Please use this identifier to cite or link to this item:
|Title:||Reduction of free fatty acid of vegetable oil by immobilized lipase||Authors:||Yeo, Melisa Li Shi.||Keywords:||DRNTU::Engineering::Chemical engineering::Fuel||Issue Date:||2009||Abstract:||Due to the decreasing size of the crude oil resource in the world, there is an urgent need to search for new alternatives to meet the daily energy requirements. Among all the alternatives available, biodiesel is consider to have high potential and thus been the focus of many research studies. This is due to the advantage of biodiesel being renewable, biodegradable and environment friendly as there are less harmful substances such as sulphur compounds in the exhaust of biodiesel. Biodiesel is defined as the mono alkyl esters of long chin fatty acids derived from vegetable oil or animal fats, for use in compression-ignition engines.  For this project, the focus would be on the reduction of free fatty acid in vegetable oil by utilizing Pseudomonas cepacia lipase immobilized on modified zirconia support. Factors affecting the reaction such as the presence of co-solvent, concentration of methanol and water would be investigated. Experimental results indicate that the yield had a positive relationship with the methanol concentration provided that there was a solvent used as yield decreases by around 50 times in a solvent free system. In addition, water appears to have a positive effect on the yield. Based on the results obtained so far, the best experimental conditions is the use of zirconia support modified with stearic acid in the presence of 10% water which was able to produce yield of 70%. Future works includes increasing the loading of lipase on the support, studying of oil and free fatty acid system and recycling of the immobilized lipase.||URI:||http://hdl.handle.net/10356/16618||Rights:||Nanyang Technological University||Fulltext Permission:||restricted||Fulltext Availability:||With Fulltext|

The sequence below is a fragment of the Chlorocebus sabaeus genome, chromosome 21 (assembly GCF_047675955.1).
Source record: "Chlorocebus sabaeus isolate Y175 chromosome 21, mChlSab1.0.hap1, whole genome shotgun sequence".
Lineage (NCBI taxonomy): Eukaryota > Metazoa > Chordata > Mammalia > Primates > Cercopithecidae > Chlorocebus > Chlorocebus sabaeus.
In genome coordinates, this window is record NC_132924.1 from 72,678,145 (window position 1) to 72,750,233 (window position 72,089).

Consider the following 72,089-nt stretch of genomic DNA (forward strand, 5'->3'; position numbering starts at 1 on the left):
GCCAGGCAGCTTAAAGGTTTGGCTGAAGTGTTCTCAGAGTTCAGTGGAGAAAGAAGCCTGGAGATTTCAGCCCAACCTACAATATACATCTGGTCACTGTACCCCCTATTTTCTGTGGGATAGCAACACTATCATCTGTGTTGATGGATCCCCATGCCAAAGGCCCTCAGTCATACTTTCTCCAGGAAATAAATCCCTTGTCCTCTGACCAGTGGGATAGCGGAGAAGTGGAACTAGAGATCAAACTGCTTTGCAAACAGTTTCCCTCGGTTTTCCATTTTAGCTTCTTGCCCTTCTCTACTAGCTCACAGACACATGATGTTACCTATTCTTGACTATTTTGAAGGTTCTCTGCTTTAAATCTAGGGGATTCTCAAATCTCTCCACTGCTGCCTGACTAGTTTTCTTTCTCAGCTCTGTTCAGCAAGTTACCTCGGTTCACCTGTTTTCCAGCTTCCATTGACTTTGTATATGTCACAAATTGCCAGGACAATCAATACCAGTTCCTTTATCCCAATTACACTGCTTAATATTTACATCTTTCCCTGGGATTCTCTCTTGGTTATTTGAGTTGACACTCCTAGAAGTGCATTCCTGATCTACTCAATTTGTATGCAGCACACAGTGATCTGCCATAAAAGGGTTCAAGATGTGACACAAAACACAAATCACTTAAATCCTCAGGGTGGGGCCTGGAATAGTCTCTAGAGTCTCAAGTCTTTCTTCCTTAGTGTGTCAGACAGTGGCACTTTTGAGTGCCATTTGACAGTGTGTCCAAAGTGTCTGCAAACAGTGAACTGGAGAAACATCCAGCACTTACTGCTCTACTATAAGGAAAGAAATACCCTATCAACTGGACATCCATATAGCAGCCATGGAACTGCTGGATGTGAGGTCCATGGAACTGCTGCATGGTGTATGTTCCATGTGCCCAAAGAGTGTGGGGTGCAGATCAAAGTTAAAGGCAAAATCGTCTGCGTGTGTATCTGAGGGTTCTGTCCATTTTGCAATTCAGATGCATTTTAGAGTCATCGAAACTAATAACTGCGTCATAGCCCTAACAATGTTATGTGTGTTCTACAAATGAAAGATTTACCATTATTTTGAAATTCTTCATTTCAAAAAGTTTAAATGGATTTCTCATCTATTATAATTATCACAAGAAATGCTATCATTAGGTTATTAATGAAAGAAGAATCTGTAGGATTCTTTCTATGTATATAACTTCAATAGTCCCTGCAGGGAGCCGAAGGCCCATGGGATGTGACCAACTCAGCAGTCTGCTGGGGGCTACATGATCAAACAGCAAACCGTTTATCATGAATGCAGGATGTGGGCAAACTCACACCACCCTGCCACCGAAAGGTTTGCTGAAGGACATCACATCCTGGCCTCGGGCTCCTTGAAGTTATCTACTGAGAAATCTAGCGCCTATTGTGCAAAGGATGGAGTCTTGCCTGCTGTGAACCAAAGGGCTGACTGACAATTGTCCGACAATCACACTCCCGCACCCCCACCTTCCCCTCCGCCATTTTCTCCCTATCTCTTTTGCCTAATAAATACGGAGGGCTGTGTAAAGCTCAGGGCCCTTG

|Appears in Collections:||SCBE Student Reports (FYP/IA/PA/PI)|
Items in DR-NTU are protected by copyright, with all rights reserved, unless otherwise indicated.